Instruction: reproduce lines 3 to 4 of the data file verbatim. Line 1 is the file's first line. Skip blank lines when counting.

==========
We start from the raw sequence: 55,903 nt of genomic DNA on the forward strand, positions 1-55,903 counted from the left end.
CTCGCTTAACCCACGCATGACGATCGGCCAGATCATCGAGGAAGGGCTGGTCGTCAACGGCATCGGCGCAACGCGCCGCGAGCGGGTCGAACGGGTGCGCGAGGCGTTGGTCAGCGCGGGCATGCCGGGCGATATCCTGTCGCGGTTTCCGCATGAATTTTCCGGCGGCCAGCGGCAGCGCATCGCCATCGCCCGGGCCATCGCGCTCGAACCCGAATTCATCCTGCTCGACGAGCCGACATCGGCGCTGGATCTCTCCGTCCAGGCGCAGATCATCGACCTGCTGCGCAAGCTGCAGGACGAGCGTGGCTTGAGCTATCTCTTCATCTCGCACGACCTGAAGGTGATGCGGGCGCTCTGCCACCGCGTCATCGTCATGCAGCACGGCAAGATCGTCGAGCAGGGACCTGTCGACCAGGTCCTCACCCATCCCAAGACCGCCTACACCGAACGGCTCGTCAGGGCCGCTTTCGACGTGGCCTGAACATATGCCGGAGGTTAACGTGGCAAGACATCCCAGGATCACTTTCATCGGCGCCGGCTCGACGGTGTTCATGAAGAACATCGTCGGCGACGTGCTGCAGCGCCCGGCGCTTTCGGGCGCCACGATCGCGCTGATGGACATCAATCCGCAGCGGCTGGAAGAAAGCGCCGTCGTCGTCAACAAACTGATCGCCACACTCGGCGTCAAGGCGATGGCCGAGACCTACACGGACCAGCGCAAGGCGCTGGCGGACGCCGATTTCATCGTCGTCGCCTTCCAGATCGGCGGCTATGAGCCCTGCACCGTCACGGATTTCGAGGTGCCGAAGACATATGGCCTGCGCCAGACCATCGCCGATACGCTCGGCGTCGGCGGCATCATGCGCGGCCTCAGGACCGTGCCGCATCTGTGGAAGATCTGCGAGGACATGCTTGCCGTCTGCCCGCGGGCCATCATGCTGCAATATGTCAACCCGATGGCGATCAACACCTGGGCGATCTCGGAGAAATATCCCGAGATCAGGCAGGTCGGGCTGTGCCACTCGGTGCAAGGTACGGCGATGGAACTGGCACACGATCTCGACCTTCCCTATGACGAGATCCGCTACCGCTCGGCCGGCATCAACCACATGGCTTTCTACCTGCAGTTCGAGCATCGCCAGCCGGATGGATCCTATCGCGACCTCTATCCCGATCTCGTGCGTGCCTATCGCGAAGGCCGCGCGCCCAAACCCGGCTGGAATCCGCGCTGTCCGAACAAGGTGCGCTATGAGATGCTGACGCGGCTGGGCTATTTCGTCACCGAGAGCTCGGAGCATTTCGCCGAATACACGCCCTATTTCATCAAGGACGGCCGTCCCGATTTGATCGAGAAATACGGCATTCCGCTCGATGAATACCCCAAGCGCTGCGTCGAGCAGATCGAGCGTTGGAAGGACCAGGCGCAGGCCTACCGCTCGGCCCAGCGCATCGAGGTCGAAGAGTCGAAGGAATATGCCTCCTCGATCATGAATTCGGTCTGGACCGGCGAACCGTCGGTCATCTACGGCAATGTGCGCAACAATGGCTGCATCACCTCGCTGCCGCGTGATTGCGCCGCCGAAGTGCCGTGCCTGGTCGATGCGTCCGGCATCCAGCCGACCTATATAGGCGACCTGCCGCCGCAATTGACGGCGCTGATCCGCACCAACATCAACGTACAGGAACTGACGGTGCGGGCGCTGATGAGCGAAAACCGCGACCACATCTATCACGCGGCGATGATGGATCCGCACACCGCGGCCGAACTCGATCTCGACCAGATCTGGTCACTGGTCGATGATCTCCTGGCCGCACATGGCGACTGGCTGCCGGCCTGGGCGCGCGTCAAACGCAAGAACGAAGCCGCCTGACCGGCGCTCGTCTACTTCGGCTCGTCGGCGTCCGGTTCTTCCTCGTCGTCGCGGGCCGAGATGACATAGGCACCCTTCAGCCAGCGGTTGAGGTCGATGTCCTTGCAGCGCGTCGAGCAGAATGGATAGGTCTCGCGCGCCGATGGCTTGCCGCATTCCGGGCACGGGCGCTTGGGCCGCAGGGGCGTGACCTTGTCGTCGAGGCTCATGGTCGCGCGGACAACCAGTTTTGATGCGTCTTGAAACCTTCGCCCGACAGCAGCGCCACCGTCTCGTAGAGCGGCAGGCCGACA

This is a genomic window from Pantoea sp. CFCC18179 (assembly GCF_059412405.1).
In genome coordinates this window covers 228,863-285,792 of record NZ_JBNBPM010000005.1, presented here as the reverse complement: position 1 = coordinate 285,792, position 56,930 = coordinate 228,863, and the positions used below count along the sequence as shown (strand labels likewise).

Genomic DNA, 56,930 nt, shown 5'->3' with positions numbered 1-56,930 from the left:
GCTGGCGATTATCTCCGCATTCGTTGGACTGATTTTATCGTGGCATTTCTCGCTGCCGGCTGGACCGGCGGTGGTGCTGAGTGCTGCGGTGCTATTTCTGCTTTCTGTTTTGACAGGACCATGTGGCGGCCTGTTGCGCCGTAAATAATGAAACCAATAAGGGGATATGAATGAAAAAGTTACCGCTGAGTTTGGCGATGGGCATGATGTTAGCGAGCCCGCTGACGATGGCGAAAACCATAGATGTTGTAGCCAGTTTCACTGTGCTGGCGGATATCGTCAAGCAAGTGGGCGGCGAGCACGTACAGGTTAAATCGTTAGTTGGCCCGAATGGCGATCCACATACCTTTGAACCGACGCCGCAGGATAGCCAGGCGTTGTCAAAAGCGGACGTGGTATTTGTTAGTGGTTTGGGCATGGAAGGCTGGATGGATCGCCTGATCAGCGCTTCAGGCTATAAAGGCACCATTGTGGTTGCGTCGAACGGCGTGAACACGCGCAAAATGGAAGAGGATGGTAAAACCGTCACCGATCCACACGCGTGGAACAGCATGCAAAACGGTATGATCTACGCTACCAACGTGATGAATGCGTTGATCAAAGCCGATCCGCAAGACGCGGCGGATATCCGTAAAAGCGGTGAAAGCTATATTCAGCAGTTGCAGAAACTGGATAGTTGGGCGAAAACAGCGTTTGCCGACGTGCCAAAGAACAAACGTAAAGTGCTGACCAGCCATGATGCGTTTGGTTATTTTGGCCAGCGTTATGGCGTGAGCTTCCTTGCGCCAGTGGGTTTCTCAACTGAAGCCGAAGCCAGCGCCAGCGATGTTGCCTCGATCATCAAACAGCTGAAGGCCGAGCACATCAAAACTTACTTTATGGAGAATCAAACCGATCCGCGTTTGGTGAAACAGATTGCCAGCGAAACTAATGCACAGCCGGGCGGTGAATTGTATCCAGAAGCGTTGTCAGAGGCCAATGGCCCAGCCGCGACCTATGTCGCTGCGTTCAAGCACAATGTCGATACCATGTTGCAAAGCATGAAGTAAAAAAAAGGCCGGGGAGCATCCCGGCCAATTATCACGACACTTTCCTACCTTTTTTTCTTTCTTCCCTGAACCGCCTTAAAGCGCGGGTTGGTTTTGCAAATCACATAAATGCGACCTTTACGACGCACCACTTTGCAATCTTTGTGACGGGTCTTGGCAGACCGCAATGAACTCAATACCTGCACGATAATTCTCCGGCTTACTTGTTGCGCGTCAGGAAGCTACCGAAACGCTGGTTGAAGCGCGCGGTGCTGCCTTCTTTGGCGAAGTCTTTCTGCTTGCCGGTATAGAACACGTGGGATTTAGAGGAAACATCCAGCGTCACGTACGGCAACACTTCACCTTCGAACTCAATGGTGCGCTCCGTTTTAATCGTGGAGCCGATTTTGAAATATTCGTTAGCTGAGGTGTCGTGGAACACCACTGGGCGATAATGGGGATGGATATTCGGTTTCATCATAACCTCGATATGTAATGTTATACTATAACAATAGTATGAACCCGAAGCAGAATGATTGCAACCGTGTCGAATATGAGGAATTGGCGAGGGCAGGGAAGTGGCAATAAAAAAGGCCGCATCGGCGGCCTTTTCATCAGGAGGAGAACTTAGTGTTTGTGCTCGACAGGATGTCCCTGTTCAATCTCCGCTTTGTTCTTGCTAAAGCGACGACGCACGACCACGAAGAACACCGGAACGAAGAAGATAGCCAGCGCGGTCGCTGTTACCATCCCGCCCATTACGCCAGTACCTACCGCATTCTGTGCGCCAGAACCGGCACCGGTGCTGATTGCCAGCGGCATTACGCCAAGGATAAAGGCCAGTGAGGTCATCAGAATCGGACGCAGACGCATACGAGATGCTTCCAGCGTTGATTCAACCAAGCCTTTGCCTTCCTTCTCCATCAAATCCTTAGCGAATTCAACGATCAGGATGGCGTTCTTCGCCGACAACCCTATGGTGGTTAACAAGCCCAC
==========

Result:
This is a genomic window from Pantoea sp. CFCC18179 (assembly GCF_059412405.1).
In genome coordinates this window covers 228,863-285,792 of record NZ_JBNBPM010000005.1, presented here as the reverse complement: position 1 = coordinate 285,792, position 56,930 = coordinate 228,863, and the positions used below count along the sequence as shown (strand labels likewise).